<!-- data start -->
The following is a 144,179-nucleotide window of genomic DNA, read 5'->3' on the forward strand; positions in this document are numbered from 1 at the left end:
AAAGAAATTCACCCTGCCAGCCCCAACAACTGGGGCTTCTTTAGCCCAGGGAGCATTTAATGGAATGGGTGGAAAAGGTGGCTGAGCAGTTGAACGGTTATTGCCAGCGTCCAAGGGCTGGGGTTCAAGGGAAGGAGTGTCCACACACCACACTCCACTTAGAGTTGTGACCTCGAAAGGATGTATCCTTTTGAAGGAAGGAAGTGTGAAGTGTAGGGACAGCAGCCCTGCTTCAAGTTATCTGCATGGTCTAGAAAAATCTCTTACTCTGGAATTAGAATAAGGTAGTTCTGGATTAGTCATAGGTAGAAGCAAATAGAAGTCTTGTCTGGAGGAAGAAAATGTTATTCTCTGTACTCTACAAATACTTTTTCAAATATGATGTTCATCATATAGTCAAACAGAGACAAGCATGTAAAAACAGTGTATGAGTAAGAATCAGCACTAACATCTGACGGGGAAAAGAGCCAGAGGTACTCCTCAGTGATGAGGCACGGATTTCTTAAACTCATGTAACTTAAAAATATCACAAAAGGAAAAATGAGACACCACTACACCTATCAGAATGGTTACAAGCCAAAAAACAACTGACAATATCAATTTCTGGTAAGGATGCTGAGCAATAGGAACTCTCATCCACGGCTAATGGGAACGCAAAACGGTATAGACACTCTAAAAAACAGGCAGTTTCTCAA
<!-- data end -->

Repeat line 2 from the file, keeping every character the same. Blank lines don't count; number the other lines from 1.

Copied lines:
AAAGAAATTCACCCTGCCAGCCCCAACAACTGGGGCTTCTTTAGCCCAGGGAGCATTTAATGGAATGGGTGGAAAAGGTGGCTGAGCAGTTGAACGGTTATTGCCAGCGTCCAAGGGCTGGGGTTCAAGGGAAGGAGTGTCCACACACCACACTCCACTTAGAGTTGTGACCTCGAAAGGATGTATCCTTTTGAAGGAAGGAAGTGTGAAGTGTAGGGACAGCAGCCCTGCTTCAAGTTATCTGCATGGTCTAGAAAAATCTCTTACTCTGGAATTAGAATAAGGTAGTTCTGGATTAGTCATAGGTAGAAGCAAATAGAAGTCTTGTCTGGAGGAAGAAAATGTTATTCTCTGTACTCTACAAATACTTTTTCAAATATGATGTTCATCATATAGTCAAACAGAGACAAGCATGTAAAAACAGTGTATGAGTAAGAATCAGCACTAACATCTGACGGGGAAAAGAGCCAGAGGTACTCCTCAGTGATGAGGCACGGATTTCTTAAACTCATGTAACTTAAAAATATCACAAAAGGAAAAATGAGACACCACTACACCTATCAGAATGGTTACAAGCCAAAAAACAACTGACAATATCAATTTCTGGTAAGGATGCTGAGCAATAGGAACTCTCATCCACGGCTAATGGGAACGCAAAACGGTATAGACACTCTAAAAAACAGGCAGTTTCTCAA